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Not human

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"I feel closer to Friday every day. I still limit myself so I won't completely take over her job, but... I miss it. Not being so... aware. My body heals so much faster due to the nanites. Friday said they're slowly replacing my inner organs. I think... I think they might be even starting to undo my aging process."

Stephen didn't say anything.

"I don't know why I'm talking to you about this," Tony admitted. "I just feel that my friends wouldn't understand and I don't want to burden them with this. They'd try to comfort me, realize they can't, then feel bad about it, which would make me feel bad." He shook his head, then ran both hands through his hair. "I'm sorry. You must be busy." He stood up.

"Tony." The call was gentle, full of pity.

"I'm not looking for pity."

"No, you're looking for understanding," Stephen replied evenly. He sighed and stood up as well. "You're looking for someone who's been through something similar, who feels equally disconnected from the world... should I say 'the normal world'?"

The engineer could only nod, gulping.

"Will it help if I tell you I understand?" He offered a weak smile. "It wouldn't help me, but I can offer it."

"No. You still look human. Well... most of the time." Until his eyes turned orange and he floated, bringing certain death upon their enemies.

Stephen picked up the knife Tony had been using to chop his meat while he ate. The sorcerer had refused any food, as per usual, but Tony felt that he still needed to bring it. Wong appreciated it, at least.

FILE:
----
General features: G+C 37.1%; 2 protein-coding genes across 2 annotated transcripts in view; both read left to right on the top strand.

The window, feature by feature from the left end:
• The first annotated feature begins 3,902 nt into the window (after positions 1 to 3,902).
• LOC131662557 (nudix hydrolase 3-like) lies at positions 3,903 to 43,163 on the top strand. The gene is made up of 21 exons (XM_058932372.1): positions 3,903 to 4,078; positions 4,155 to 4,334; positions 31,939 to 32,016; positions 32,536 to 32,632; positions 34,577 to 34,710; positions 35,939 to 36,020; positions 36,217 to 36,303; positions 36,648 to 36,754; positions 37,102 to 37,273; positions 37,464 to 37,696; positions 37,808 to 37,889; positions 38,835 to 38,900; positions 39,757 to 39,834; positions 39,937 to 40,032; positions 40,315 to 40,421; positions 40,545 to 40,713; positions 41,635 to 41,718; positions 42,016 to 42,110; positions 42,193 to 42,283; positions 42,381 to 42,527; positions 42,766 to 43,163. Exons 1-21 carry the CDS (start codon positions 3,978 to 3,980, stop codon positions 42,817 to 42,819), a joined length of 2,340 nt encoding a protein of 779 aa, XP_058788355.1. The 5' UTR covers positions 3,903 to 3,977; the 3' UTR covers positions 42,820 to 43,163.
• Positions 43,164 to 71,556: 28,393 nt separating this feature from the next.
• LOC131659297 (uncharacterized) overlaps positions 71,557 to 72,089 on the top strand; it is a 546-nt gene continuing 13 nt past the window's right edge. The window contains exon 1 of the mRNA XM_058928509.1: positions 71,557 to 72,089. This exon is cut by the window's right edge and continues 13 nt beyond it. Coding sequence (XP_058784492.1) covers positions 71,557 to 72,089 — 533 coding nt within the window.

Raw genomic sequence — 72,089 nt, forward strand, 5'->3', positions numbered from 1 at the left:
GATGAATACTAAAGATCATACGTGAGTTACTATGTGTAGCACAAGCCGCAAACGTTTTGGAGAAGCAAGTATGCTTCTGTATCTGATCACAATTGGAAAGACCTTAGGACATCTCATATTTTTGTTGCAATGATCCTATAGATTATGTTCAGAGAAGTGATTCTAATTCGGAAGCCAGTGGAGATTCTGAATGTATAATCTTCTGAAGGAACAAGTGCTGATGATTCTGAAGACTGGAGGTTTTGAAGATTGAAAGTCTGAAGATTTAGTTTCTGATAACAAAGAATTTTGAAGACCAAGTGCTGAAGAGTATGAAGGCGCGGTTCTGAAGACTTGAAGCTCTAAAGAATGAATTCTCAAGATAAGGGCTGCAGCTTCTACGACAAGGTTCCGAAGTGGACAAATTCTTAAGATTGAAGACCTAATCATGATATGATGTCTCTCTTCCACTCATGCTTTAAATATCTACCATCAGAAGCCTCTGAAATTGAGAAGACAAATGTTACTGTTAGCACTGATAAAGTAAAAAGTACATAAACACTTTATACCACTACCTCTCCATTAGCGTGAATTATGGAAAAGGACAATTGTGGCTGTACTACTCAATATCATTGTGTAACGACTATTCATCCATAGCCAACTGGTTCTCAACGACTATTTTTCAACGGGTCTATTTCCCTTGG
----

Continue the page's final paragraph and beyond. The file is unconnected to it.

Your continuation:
"I can't eat normal food. I eat acidic sludge and semi-sentient tentacle beings from other dimensions because they are rich in mystical energy." Tony's eyes widened, then landed on the package on the other table. "Which is why I avoid eating with audience. My predecessor only died because she wanted to, having lived hundreds, if not thousands of years. And..." He closed his eyes for a moment, then lifted his other arm and made a cut, blood pooling out. But was it blood? The liquid was orange, a similar shade to the magic Stephen wielded. He didn't bother bandage himself, just waited until the bleeding stopped and wiped it with a napkin. It didn't gather all the blood, but it showed how quickly the cut was healing. Stephen picked up a rag to wipe himself clean. By the time he was done, there was no trace of the cut, not even a scar. "I no longer have to actively use healing spells on myself."

A steady hand covered the place where the cut had been. Tony was silent and, for a few moments, they just stared into each other's eyes, offering and finding understanding.

"Does it get better?" the engineer finally whispered, already dreading the answer.

"She thought not. We'll watch everyone we'll ever know grow old and die." 

Tony's eyes filled with tears at that. Pepper. Rhodey. Happy. To be fair, the adults he could imagine burying, but the kids? Oh, God, the kids! Peter. Morgan. Harley. He couldn't even picture them old.

"We'll meet new people."

"And watch them die too."